Aha my motivation to carry on reading and blogging about Schein’s book has been given a helpful(!) boost by a friend who commented in an email that she was enjoying reading it ‘by proxy’…thanks for the help..
Moving on from the general understanding of relationships in everyday life in terms of reciprocity, deference and demeanour. The third chapter of Schein’s book on Helping starts to focus on the helping relationship with a particular emphasis on how that relationship ‘starts out’. At the point where someone asks for help or offers it a number of social inequities and role ambiguities some to the fore. It is a tense moment full of pitfalls and traps for both the potential helper and the potential client – but we only really notice it when it all goes wrong.
In the shoes of the ‘client-to-be’
When you need help and ask for it, you are immediately putting yourself ‘down’ – in effect you are giving yourself a loss of status, lowering your self-esteem and making your independence vulnerable. In a culture where ‘independence’ is prized, asking for help feels demeaning. [reminds me of the instances I have heard of when very vulnerable people overplay their abilities in benefits claim forms – it is actually hard to admit how much help you may need because the act itself makes you more dependent and more vulnerable]. So as a client-to-be the biggest problem is asking for help – because the act involves putting yourself ‘down’ and creating a status imbalance.
This imbalance and the anxiety and tension surrounding it may lead you – the ‘client-to-be’ – into one or more of five possible traps…which in turn create traps for the helper.
1) initial mistrust about whether the helper will be willing to help you, leads you to ‘cloak’ the real problem and ask about something less important. This is about testing the potential helper’s responsiveness and sympathetic-ness.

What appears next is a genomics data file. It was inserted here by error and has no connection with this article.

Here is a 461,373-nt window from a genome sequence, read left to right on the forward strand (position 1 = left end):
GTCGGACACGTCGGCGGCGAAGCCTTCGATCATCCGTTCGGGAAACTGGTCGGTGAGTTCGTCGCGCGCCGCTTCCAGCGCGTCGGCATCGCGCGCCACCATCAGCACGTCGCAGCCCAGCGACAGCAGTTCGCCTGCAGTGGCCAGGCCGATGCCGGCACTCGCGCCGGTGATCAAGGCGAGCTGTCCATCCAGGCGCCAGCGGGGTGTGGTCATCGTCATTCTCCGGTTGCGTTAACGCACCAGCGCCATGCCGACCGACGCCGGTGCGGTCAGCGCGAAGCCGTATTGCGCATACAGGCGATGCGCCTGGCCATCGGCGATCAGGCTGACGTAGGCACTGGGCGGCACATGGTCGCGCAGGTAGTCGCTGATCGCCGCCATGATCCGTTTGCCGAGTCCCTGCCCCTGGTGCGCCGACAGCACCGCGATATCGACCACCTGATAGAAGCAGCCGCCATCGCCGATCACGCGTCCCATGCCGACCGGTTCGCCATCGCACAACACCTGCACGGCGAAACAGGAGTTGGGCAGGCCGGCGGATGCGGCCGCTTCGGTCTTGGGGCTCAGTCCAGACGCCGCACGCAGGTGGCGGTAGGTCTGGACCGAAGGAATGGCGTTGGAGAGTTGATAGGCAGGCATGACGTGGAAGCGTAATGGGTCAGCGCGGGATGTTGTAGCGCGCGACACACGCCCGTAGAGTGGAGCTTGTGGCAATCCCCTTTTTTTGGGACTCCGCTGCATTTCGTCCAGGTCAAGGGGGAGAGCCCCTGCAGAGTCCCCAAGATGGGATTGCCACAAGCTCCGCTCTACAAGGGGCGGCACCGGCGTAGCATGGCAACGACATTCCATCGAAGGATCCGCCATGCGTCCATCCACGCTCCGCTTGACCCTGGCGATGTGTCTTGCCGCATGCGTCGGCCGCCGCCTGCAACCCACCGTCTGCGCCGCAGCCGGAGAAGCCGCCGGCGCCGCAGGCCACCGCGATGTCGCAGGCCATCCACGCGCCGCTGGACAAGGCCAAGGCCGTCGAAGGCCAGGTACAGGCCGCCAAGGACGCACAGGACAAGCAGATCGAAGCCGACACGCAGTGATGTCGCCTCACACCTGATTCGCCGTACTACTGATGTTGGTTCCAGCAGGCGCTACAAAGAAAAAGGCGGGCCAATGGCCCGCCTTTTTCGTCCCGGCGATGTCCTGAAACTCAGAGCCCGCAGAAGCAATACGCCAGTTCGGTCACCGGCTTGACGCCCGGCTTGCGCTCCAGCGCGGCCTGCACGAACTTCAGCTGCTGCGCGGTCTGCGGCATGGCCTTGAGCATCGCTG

…..the helper may respond by moving quickly to a solution thereby cutting off the opportunity for you to present your ‘real’ problem and leaving you feeling disappointed and ‘unhelped’
2) sharing the problem leads to such relief that you become completely dependent on and subordinate to the helper. You feel as if you no longer own the problem and have a role in resolving it.
…..the helper may respond by reinforcing this dependency which means it is more difficult for you to become pro-active and own the situation when the helper is no longer involved
3) you ask for confirmation or validation of your solution for your problem, rather than ask for help with the problem. Here you just say what you think you want to do and hope that the other person confirms it. This is another way of ‘cloaking’ the real problem – that you want help on something ‘sticky’ and ‘messy’.
….the helper may just confirm what you want to hear and move on, leaving you no better off than you really were before.
4) you may look for opportunities to bring the helper down – make them look inept, for example by belittling their advice.
…..the helper may respond by getting defensive and argumentative
5) you bring your experiences of prior helpers and helping occasions to ‘bias’ how you judge everything that is happening on this particular occasion.
In the meantime…
In the shoes of the ‘helper-to-be’
If someone asks you to help then you get an immediate ‘up’ – a gain in status and power. Value is being placed on you by the potential client. They are bestowing power on you – and it is this act that creates an imbalance in the relationship. You need to be aware of this power – you could use it badly, take advantage of the situation or you could use it well. It would be far too demeaning to give up this power by saying ‘I don’t think I can help’ – so you may try to help even if you don’t have the skills or knowledge to do so.